In the kitchens of finer restaurants there exists a hierarchy of cooking positions from cooks just starting out all the way to the top of the ladder to Chef. One of the most important people in the cooking hierarchy is the sous-chef. Like the Vice President of the United States, this person occupies a position of great responsibility and authority.
“A sous-chef is literally an under chef, and without the right person in this position you’ll have trouble keeping your head above water,” says Gary E. Miller, a chef-consultant with close to 30 years’ experience in kitchens of various sizes. “A sous-chef is a lot like a sergeant in the army. Sous-chefs need a unique set of skills: First and foremost, they need to be accomplished cooks who have earned their stripes. They also need to know how to motivate, teach and take charge of the kitchen in your absence. Most of all, they have to be in your corner and be there to lend support, be 100 percent reliable and loyal. Sometimes they’ll be a disciplinarian, an administrator, a workhorse and always your right hand. Having this person on your team can be the difference between success and disaster.”
As second in command, the sous-chef often runs the day-to-day operations of the kitchen. In addition to superior cooking skills, he or she has to master a variety of responsibilities, which include:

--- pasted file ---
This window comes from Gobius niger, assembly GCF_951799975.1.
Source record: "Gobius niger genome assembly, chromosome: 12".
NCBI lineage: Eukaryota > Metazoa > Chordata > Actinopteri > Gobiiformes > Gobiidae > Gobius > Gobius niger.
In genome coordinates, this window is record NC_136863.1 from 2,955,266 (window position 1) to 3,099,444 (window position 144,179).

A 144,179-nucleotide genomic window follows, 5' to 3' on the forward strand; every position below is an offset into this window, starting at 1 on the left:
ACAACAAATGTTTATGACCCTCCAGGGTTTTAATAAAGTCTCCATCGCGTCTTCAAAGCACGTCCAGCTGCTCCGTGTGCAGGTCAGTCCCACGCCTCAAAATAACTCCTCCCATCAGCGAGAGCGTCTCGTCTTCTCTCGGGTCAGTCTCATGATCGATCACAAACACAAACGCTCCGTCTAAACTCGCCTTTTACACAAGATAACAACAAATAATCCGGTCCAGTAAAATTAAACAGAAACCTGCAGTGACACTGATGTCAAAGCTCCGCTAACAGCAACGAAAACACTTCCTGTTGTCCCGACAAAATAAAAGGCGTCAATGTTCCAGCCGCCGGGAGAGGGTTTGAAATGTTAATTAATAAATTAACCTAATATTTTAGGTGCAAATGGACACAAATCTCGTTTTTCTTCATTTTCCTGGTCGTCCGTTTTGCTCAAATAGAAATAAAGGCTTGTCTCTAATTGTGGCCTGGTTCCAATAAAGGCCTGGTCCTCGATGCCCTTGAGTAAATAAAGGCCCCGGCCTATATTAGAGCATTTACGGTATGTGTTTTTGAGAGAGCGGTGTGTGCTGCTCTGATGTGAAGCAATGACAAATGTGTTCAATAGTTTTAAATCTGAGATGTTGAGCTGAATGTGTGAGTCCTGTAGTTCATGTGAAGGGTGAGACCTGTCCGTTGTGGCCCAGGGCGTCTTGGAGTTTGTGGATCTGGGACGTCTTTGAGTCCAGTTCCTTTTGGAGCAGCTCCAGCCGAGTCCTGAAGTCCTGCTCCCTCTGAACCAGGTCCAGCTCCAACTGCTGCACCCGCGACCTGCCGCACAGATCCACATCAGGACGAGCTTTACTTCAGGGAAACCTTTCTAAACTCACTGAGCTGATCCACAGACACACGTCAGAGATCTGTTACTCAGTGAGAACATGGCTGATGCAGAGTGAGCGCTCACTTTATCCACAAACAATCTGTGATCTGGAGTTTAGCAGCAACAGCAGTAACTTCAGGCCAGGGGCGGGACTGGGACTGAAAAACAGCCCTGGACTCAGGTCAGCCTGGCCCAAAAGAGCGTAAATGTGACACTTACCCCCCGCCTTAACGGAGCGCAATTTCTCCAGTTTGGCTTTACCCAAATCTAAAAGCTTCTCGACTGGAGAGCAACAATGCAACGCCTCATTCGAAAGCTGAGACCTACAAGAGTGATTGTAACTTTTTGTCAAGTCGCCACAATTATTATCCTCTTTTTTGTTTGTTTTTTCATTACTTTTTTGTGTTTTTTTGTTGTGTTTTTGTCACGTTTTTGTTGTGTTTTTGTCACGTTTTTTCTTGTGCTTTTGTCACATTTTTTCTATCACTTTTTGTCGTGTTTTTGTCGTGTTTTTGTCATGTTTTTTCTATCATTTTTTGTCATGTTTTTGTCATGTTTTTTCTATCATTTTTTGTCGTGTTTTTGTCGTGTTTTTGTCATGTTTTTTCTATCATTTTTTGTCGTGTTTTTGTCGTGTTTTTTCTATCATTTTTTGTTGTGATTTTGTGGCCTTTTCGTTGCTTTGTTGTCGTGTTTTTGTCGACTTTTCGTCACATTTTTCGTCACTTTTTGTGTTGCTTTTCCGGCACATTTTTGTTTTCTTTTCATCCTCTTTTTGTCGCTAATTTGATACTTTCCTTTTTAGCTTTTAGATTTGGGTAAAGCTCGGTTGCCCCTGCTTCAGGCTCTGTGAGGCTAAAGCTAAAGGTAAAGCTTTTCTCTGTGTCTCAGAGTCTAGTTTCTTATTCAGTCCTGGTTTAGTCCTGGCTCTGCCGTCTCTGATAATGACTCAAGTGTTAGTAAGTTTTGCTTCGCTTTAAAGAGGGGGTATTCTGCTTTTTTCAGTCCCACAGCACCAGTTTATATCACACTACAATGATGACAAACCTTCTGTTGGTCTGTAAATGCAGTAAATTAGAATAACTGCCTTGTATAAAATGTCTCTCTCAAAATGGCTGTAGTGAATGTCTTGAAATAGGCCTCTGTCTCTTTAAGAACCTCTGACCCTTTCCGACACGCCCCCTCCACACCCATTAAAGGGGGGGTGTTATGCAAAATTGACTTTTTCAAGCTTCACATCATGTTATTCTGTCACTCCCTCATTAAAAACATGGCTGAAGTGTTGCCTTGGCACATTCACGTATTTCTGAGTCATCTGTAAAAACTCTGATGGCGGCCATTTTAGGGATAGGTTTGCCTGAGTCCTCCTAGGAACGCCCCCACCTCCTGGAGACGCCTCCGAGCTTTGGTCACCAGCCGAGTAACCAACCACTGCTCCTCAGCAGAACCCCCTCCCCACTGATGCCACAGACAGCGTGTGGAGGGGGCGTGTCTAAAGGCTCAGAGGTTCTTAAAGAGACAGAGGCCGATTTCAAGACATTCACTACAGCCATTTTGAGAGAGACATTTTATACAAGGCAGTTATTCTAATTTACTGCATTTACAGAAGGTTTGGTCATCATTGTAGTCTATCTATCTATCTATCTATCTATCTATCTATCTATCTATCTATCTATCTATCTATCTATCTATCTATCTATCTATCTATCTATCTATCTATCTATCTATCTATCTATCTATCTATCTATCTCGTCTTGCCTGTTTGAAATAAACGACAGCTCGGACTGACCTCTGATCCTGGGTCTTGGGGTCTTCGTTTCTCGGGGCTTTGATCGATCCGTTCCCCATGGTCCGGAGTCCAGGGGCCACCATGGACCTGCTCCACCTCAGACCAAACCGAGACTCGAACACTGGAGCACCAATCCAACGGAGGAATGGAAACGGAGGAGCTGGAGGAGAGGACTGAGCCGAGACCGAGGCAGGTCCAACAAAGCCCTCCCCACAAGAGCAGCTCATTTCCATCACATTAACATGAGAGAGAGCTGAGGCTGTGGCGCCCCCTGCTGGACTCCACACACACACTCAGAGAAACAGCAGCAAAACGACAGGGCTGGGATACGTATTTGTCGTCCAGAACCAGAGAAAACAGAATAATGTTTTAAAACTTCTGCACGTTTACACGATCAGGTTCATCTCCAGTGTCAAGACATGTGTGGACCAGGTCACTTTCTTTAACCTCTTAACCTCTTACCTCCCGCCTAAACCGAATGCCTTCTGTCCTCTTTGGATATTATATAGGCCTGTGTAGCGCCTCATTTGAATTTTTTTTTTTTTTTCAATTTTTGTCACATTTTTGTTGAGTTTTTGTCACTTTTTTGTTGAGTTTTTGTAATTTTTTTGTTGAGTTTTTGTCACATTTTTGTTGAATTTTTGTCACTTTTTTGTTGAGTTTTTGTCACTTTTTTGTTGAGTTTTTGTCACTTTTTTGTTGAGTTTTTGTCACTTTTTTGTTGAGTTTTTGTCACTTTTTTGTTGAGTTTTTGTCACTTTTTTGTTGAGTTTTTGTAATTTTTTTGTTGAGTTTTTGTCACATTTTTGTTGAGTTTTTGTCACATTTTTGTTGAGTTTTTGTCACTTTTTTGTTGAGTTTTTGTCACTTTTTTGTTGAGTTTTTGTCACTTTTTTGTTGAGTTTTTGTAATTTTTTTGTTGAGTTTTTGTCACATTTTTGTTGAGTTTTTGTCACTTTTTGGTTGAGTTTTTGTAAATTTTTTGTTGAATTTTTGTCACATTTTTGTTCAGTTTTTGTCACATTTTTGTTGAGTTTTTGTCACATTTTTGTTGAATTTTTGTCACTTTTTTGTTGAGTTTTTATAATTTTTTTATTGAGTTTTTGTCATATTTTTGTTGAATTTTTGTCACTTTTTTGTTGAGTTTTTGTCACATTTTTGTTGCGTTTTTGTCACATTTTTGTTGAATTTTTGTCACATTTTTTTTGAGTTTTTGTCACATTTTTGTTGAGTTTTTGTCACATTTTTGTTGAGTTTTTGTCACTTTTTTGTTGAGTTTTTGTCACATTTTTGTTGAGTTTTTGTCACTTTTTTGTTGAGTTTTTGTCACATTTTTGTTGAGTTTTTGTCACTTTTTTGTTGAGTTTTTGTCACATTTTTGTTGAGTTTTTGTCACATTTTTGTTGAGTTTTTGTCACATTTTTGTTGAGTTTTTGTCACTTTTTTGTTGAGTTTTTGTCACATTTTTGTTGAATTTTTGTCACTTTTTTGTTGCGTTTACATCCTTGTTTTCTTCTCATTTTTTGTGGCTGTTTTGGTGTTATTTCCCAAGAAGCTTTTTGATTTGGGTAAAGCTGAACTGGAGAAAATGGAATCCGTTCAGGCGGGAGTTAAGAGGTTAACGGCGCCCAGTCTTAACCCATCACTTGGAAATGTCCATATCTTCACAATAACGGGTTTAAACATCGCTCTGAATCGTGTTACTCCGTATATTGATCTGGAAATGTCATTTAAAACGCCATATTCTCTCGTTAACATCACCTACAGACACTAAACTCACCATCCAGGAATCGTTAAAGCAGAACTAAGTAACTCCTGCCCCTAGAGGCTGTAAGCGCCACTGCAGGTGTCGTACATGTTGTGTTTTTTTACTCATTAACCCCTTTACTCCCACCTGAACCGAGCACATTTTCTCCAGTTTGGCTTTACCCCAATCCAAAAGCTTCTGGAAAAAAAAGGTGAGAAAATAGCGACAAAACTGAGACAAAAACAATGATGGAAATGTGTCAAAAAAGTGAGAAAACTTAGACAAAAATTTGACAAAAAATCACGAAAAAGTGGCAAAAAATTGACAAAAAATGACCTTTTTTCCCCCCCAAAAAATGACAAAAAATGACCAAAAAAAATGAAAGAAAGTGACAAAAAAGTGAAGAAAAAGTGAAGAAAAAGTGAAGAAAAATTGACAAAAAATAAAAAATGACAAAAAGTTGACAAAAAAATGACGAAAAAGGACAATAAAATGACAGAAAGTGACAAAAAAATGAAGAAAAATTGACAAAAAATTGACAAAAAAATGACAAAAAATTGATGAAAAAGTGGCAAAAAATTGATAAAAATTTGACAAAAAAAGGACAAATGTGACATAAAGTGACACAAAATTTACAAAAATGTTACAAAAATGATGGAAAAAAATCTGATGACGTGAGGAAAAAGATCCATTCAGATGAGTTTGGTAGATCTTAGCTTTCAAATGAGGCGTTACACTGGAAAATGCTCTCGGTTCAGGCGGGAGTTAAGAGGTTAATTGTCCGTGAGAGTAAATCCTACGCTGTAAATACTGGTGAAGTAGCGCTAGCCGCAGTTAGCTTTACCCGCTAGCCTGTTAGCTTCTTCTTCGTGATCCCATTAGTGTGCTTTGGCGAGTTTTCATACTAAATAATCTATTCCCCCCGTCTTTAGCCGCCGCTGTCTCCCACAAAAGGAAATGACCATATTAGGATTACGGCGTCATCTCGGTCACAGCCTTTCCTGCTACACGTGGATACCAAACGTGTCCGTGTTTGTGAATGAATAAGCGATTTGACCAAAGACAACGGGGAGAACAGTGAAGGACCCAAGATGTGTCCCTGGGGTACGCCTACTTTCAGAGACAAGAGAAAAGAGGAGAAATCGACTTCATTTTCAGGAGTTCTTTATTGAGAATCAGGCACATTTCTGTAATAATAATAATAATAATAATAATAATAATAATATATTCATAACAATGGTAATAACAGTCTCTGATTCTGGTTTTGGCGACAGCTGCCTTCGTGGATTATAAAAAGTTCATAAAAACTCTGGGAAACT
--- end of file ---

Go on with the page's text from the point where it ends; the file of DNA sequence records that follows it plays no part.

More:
The sous-chef can often work a 12-hour shift, finishing as late as 2 a.m., and must balance creative cooking responsibilities with the kitchen’s management needs.
Like the Vice President, the sous-chef is often someone with an eye on the top job who’s gaining experience under the more senior chef before becoming the Number One.
Says Gary Miller, “The position is in itself a stepping-stone to becoming a chef, and sooner or later the opportunity will come along for the sous-chef to move up.”
Most chefs, in fact, were at one time sous-chefs. Forming a close relationship with a chef can help prepare the sous-chef to move on to the top job in another establishment.
“I was fortunate enough to have a sous-chef who moved with me through several kitchens, and we became a great team,” Miller says. “He had an analytical mind, and while he was not one to dispense discipline, he had many other attributes that complemented my management style. He’d lead by example and was able to do any job in the kitchen better than anyone else. I’d worked with him as a cook and could see he had the discipline and drive to excel. When I gave him the chance to be my right hand, he rose to the occasion.”
Successful sous-chefs often move on to become chefs, executive chefs or owners of their own establishments. In addition to restaurant jobs, sous-chefs are in demand at corporate catering operations and hotel kitchens.
Once you become Chef, you’ll be looking for the perfect sous-chef to complement your skills.
Today’s sous-chef needs a minimum of a secondary school diploma, but more common is a post-secondary degree from a hospitality school combined with on-the-job training.
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